Ants fall into the biological order Hymenoptera, which includes wasps, hornets and bees. There are more than 10,000 species of ants known and there is evidence that these colonizing creatures have been around for more than 100 million years. Many species have the ability to sting when alarmed or attacking while others, like the tiny pharoh ant, are stingless. It is believed that some ants use their sense of smell for a number of important functions. Some species are actually able to distinguish one colony from another through olfactory nerves. Ants are known to release pheromones which effectively use the sense of smell to signal alarm, lay trails and attract co-workers to new food sources.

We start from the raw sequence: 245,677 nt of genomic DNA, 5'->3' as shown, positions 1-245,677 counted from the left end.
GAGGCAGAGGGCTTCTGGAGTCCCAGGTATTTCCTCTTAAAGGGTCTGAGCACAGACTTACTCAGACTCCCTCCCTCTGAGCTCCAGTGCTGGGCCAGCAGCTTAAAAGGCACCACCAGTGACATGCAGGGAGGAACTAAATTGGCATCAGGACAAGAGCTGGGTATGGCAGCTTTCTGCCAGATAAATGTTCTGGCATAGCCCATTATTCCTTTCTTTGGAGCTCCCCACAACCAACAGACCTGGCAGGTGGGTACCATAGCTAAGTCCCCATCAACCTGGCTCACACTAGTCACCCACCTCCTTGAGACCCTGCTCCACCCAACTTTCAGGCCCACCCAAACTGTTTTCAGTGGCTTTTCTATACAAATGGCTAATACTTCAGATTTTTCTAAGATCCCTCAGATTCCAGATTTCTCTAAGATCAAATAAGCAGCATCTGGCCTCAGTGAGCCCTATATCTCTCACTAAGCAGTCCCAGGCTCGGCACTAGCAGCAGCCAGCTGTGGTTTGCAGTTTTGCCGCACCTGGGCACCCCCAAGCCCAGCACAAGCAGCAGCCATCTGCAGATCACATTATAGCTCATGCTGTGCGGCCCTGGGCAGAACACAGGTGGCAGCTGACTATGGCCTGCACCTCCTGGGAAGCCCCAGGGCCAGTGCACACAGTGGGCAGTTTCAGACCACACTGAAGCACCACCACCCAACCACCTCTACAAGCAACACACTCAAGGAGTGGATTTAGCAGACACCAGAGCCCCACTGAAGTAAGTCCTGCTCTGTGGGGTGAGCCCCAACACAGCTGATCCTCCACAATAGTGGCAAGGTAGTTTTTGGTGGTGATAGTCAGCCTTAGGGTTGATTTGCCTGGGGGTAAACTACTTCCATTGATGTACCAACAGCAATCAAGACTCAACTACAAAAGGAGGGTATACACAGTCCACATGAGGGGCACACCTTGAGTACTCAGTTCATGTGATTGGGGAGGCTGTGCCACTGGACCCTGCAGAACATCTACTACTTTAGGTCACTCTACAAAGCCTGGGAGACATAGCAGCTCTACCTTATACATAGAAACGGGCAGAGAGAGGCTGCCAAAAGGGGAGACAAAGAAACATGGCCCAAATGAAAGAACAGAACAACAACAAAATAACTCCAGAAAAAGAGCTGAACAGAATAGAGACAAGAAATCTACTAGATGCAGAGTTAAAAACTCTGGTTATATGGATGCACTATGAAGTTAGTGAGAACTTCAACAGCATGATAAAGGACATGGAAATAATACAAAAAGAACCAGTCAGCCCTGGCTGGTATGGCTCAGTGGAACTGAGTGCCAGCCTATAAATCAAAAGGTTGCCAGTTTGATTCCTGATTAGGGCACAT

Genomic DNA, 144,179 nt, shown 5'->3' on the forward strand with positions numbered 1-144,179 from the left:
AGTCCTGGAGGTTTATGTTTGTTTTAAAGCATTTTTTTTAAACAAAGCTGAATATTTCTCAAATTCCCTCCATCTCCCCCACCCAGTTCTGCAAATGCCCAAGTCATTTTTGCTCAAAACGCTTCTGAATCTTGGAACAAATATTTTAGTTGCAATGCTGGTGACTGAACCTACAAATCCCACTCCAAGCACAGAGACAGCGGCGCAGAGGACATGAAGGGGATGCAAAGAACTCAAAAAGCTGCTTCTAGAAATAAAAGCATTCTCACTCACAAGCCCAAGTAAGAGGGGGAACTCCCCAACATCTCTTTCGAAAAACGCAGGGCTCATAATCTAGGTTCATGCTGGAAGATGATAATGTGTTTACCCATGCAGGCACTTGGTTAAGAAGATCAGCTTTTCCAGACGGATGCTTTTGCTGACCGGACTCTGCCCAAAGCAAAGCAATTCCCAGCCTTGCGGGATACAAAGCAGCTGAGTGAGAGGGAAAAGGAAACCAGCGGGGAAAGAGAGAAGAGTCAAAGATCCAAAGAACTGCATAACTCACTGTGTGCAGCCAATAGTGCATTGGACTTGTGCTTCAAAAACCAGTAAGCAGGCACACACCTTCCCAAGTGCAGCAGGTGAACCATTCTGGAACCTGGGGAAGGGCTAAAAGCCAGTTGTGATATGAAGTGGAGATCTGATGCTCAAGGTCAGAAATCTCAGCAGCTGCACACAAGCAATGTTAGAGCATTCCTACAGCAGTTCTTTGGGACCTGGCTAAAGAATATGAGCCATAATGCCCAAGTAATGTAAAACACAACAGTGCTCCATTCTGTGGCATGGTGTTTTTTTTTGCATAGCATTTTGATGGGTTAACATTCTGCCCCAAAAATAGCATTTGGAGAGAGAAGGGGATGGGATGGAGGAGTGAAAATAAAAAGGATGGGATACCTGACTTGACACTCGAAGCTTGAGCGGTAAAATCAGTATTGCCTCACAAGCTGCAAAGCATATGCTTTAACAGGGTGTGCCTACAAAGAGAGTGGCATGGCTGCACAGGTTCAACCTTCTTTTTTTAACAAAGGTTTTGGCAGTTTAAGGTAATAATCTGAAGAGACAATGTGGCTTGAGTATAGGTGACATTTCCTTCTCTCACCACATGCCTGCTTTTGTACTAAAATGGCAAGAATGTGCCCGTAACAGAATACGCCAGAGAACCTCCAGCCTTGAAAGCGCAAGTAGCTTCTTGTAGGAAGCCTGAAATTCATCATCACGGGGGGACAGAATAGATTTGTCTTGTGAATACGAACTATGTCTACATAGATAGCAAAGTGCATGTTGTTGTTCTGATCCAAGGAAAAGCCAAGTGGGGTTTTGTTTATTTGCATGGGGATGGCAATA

Ant colonies can contain up to 20 million individuals. Females do most of the work, including queen castes for reproduction and worker castes to gather food. The winged males appear on the scene often only to fertilize the queens. Ants usually live in nests of soil or wood, but can create huge nests made up of ants themselves interconnected in a large cylinder. The life cycle of the ant includes the egg, larvae and adult.
Ants are the number one pest problem for homes in most areas of the United States, particularly in the southern and western sections of the country. While there are more than 10,000 different ant species, only a small fraction of these generally trouble us as household pests.